The front part and wings were taken from worthy An-2, Ivczenko AI-25 engine placed on top, two tanks for chemicals (~1500 l each) between wings, tail from OV-10 Bronco ;) fixed landing gear and bewildering speed 108 knots. Spraying installation was fully integrated inside the wings. Because of Blephegor’s flight characteristics and risk of power line strike, the front window was made of armored glass; the nose flat shape and angle was designed to allow power line cable slip over the nose and engine inlet. Name was given by Andrzej Ablamowicz – great test pilot, who had flown on almost everything, including the gates from the barn, but he hadn’t seen anything such ugly before.

Spraying installation was an integral part of M-15 wings.

Amazingly, plane flew much better than it looked, but it was dangerous. He was very stable in flight, stable like a dagger pounded between the ribs; any kind of maneuver was slow and took a lot of space. Slow throttle response of jet engine caused problems with rapid climb against trees and power lines surrounding the fields. Jet fumes were contaminating the cotton to the extent, that cotton was not suitable for further use. Emptying the tanks for chemicals took a lot of time, in case of emergency… well if I were pilot I would not like to land with almost three tons of chemicals on wings or fly around and wait until tanks are empty.

PZL M-15 cockpit

PZL M-15 cockpit.

Tail section of PZL M-15

M-15 fate.

Ground crews and pilots didn’t like M-15, not only because its performance, but also because of fuel and flight recorders installed – they couldn’t use the jet fuel for their private purposes (cars), and they couldn’t make flights only on paper. These problems forced Aeroflot to adopt M-15 to other purposes, some genius had idea of regional passenger plane – two passengers in nacelle and chemical hoppers changed into passenger cabins for three people each, fortunately the idea died. The oil crisis in ’70s was the final nail in the coffin, finally only 175 aircraft were built in PZL Mielec (Polskie Zaklady Lotnicze – Polish Aviation Works) instead of 3000 planned.

The remains of the beast.

Not many of them survived, so far I’ve found 1 in Poland, Krakow (Polish Aviation Museum, www.muzeumlotnictwa.pl), 3 in Russia: Monino, Samara, Ulianovsk and one in Hungary – Szolnok – Szandaszolos.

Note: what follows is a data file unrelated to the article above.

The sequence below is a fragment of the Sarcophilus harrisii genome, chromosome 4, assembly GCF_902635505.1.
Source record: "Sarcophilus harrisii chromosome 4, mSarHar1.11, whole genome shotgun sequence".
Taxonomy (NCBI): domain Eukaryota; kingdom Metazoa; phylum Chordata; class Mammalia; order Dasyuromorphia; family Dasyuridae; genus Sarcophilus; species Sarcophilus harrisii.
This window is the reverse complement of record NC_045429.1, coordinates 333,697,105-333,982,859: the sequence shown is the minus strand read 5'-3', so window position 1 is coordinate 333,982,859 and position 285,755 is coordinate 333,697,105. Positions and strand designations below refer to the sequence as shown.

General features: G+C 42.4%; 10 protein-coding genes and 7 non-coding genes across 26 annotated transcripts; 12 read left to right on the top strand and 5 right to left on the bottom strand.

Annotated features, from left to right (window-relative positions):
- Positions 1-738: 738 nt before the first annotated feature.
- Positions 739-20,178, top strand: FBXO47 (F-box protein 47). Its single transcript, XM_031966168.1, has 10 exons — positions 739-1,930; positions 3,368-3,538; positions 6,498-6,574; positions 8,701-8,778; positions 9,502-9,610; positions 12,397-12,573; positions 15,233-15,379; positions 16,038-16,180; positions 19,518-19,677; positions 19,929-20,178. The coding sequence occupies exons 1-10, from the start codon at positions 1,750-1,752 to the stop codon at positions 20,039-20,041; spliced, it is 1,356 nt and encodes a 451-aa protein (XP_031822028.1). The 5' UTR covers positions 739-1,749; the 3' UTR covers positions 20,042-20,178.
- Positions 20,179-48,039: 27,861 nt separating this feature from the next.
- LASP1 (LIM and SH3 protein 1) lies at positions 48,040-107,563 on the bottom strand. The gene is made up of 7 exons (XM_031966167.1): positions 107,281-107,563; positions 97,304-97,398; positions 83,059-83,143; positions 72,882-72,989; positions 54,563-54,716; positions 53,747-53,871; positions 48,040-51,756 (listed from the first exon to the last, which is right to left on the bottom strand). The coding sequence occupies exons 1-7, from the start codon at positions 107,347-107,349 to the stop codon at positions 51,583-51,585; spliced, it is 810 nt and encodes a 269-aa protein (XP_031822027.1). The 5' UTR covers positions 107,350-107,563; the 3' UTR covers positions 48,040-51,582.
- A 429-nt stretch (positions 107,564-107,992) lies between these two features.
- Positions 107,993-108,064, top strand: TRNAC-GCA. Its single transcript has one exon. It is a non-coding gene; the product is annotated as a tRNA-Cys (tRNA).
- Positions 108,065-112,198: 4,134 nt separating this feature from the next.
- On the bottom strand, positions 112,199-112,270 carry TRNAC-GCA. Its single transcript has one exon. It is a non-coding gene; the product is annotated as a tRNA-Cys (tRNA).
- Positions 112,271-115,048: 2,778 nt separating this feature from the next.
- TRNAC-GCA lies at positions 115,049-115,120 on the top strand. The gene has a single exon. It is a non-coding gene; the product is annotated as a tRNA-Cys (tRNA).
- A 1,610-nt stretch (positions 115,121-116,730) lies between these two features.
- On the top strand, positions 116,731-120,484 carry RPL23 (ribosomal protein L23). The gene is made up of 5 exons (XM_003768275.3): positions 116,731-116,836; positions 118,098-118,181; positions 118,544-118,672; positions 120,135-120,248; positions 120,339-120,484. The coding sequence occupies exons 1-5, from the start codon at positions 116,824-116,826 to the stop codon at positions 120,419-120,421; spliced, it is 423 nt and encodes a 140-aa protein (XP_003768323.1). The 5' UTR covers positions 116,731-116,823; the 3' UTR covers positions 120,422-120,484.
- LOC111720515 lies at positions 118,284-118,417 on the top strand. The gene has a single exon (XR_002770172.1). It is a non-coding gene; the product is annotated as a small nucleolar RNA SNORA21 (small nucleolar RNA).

Post scriptum. Big thanks to Jan Hoffman from Polish Aviation Museum for a bunch of interesting facts – it seems that it is just a top of iceberg – the history of PZL M-15 Belphegor is worth writing much more, so wish me good luck and patience with original aircraft documentation written in russian.

PZL M-15 Muzeum Lotnictwa w Krakowie

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10 thoughts on “PZL M-15 ‘Belphegor’ walkaround.

  1. One of my favourite aircraft, I have to say. Brilliant detail already and looking forward to part two from the Russian documentation!!

  2. Interesting story, I found one 13 years ago on the island of Wolin in the Northwest of Poland. People told me this plane was also designed for chemical warfare by the Russians. The tanks should be filled by 2-components of poison which should be very dangerous if spread out in the air together. May be just a fairy tale, I have som pix of this plane.

  3. Amazing work my friend… Such an unusual and might I say it DAMN UGLY duckling too. Very helpful article, as I am currently building a card model of this aircraft (available for free from Murphs Models…shameless plug).
    If possible, would you have any more photos of the wing area, in particular the trailing edges (back) of the wings and the control surfaces (flaps, ailerons, elevators, rudders etc)?
    Many thanks